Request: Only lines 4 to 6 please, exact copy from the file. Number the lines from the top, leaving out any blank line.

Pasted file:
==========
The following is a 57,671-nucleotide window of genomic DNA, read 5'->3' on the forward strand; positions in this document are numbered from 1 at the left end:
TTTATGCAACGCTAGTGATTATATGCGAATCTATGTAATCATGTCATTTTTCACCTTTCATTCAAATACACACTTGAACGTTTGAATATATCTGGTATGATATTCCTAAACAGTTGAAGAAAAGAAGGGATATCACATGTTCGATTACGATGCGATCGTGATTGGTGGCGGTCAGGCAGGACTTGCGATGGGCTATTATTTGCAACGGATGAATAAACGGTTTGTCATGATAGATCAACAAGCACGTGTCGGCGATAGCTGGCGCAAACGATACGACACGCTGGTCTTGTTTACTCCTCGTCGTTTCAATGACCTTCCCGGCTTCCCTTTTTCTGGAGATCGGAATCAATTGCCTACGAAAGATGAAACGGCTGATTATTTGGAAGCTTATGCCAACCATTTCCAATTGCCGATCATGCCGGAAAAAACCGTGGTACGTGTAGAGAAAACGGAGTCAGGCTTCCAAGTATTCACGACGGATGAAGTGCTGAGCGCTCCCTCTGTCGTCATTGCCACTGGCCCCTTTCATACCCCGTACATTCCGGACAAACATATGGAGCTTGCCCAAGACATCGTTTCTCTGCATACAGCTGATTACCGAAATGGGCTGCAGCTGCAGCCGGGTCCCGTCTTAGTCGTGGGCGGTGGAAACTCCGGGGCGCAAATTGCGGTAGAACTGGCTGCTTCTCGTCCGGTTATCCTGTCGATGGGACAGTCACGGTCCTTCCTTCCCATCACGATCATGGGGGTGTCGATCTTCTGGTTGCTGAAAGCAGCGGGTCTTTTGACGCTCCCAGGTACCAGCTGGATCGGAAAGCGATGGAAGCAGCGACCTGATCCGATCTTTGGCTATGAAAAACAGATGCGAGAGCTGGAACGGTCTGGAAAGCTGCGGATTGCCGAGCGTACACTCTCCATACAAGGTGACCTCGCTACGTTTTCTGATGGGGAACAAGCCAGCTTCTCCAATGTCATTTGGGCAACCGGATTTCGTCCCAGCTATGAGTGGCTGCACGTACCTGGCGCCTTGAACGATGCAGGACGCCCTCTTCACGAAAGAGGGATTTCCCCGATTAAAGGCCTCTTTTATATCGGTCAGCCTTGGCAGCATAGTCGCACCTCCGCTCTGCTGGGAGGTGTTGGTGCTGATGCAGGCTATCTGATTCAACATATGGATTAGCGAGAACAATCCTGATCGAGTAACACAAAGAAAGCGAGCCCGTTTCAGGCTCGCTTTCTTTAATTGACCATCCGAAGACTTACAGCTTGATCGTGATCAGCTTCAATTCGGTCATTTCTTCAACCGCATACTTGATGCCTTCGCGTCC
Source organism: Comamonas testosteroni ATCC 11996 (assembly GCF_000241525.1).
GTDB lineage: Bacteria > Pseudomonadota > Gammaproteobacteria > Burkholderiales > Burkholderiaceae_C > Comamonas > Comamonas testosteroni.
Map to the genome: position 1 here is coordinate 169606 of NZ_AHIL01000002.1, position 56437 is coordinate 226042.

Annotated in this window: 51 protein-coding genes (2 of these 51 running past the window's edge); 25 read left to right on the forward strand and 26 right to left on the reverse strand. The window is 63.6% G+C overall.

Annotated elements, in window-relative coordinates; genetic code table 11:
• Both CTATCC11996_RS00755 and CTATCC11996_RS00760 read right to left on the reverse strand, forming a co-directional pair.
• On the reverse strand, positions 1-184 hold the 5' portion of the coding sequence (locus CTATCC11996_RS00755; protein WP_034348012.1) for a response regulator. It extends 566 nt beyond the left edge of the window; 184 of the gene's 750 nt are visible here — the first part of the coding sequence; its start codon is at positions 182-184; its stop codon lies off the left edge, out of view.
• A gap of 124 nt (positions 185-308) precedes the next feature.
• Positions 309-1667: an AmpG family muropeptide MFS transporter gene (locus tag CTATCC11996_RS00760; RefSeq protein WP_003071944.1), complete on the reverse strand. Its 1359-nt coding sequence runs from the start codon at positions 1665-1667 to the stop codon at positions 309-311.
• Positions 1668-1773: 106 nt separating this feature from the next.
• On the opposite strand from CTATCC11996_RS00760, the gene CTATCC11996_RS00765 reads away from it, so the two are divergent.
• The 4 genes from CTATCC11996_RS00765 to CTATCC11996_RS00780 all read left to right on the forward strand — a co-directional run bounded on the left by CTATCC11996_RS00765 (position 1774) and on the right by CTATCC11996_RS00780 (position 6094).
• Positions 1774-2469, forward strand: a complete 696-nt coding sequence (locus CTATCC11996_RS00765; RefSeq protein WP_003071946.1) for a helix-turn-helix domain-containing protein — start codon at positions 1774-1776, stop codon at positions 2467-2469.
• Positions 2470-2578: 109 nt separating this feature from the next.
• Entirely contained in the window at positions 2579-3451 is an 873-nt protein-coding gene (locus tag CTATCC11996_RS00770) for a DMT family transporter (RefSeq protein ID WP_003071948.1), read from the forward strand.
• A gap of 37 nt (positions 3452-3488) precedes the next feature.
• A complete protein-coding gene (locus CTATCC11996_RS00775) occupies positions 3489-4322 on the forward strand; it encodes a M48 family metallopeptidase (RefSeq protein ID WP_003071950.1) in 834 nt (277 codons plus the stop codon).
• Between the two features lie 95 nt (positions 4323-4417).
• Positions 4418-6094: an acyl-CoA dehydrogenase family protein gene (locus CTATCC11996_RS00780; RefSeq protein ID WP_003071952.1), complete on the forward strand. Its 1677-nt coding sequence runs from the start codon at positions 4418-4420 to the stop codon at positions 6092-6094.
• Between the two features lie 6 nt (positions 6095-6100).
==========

GTDB lineage: Bacteria > Pseudomonadota > Gammaproteobacteria > Burkholderiales > Burkholderiaceae_C > Comamonas > Comamonas testosteroni.
Map to the genome: position 1 here is coordinate 169606 of NZ_AHIL01000002.1, position 56437 is coordinate 226042.

Annotated in this window: 51 protein-coding genes (2 of these 51 running past the window's edge); 25 read left to right on the forward strand and 26 right to left on the reverse strand. The window is 63.6% G+C overall.